We have pulled together leading scholars, including some of his colleagues at Harvard, for the program: Professor Richard Fallon [Harvard Law School], Professor John Manning [Harvard Law School], Professor Vicki Jackson [Harvard Law School], Professor Judith Resnick [Yale Law School], and Professor Henry Monaghan [Columbia University School of Law]. They all are thrilled to participate. We are going to focus the discussion on different aspects of Professor Meltzer’s work and his impact on the field. We think it will be a wonderful, engaging discussion. There probably will be no one in the Federal Courts Section who has not been touched in some way by Dan’s work. It should be a fitting tribute and the papers will be published in the federal courts issue of the Notre Dame Law Review.
AT: It’s a star lineup of scholars and will be a wonderful tribute to the legacy of his scholarship. So many of us knew him, worked with him, learned under him, and debated him. His impact is far and wide in the field.
BC: He was a wonderful teacher and colleague. This will be a special opportunity to celebrate his contributions and learn from top scholars about their thoughts on his work and its impact.
Professor Clark, what topics do you hope to explore during your term as Chair next year?
BC: As Chair-Elect, I’m waiting to take over after the AALS Annual Meeting. I suspect I’ll hear ideas for innovations for the coming year during the meeting, perhaps from the section’s executive committee. Under the guidance of the last few chairs, we have had many interesting panels and innovations, including the new prize for the young scholars paper. My hope is to continue the level of interest and enthusiasm. Ten or 15 years ago, some people were saying that federal courts as a field had been “played out” and wondered if there was much more to do. Circumstances have instead suggested that it is a vibrant and important field.
For example, the War on Terror raised a lot of interesting federal courts questions about Guantanamo, habeas corpus, and statutes that Congress passed. Questions that had not come up since World War II were being re-litigated. I’ve been pleased with the level of vibrancy in the section, and I suspect that only to continue.
Outside of the AALS Annual Meeting, how do section participants connect?
AT: We have a listserv and a member of the executive committee who circulates a newsletter on a quarterly basis highlighting developments in the field, including case law and major decisions. The executive committee has its own listserv of sorts where we talk about planning for the panel each year and organizing volunteers for the committee to choose the scholarly papers prize. We float other proposals there as well.
The breakfast typically has been a successful social event. As we are adding a scholarship component this year, we might plan a third event to give section members a chance to meet each other and interact. Newer scholars also can connect at a conference for junior federal courts scholars and receive feedback from more senior faculty. Many scholars in this filed are willing to undertake a number of activities to promote our work and to help junior scholars seeking to break into the field.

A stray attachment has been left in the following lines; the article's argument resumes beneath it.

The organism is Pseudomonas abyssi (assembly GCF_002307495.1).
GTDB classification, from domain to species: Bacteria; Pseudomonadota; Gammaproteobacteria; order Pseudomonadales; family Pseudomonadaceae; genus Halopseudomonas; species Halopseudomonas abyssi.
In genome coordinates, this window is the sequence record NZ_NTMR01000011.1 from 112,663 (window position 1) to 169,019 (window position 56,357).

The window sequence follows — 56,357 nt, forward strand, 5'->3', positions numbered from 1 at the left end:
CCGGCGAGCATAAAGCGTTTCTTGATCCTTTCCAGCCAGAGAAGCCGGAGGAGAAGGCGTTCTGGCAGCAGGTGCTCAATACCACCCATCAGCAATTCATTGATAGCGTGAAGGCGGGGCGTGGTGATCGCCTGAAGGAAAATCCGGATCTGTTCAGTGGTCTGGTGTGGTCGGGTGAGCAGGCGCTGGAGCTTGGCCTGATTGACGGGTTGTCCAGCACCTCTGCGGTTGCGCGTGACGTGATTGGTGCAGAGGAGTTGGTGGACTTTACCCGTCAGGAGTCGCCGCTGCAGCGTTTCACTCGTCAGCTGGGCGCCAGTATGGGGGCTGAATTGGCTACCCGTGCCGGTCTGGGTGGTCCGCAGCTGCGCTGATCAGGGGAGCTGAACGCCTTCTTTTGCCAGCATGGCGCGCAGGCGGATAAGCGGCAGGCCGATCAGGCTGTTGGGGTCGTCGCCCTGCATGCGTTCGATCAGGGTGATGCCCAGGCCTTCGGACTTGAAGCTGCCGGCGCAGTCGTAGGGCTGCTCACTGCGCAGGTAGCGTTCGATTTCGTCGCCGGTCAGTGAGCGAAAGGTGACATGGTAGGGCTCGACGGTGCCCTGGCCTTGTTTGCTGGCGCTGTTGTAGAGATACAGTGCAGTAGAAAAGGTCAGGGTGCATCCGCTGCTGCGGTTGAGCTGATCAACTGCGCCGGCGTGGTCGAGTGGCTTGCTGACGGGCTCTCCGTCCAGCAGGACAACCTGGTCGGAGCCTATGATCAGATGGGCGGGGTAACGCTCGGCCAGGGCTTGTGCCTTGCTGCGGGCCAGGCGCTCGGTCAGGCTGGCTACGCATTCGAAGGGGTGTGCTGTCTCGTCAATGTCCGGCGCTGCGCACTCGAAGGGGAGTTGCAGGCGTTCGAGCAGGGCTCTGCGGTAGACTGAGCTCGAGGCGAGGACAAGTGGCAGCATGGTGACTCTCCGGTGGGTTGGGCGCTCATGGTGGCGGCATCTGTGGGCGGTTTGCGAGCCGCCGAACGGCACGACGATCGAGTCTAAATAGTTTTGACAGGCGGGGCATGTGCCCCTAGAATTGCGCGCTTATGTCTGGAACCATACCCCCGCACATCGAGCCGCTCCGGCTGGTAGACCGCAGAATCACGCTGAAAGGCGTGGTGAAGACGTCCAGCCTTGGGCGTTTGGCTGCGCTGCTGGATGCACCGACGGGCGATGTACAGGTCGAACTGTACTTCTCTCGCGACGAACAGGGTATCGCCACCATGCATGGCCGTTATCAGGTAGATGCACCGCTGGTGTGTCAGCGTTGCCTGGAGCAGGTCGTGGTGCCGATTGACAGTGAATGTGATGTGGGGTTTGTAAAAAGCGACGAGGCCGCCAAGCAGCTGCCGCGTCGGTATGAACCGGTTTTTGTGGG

How does membership in this section benefit scholars and teachers in this area?
AT: Increasingly, the section is focused on helping junior scholars, especially as we try to highlight their scholarship with this new award.
BC: The section program at the Annual Meeting is well-attended and I think if I were a junior scholar, I would want to attend not only to hear the presentations, but to meet influential scholars before and after the program. I know people came up last year and introduced themselves to senior faculty and were able to make a connection, to talk about their own work and scholarship. I’ve certainly met several people that way at conferences over the years. Most of the senior people in the field want to encourage younger people in their work.
AT: For more senior academics in this area, they not only can meet these junior scholars, they also have a chance to promote a dialogue across the field on timely issues of importance. There are also ways for them to highlight their own work.
BC: The topics at the panel change each year. I know for me, it’s an opportunity to be exposed to experts in a specific area of the field. We all teach the course, so we all know something about all the topics, but most of us do not write in every aspect of federal courts. It is too big of a field. Attending the section’s panel means hearing from talented people who have been doing research and thinking about a topic for a number of years. To hear Professor Tyler speak about the role of history in habeas corpus, for example, or Professor Fallon on his perspective on the role of history in various areas—it is invaluable.
Read this month’s other Spotlight on Sections interview with the leadership of the Section on Clinical Legal Education.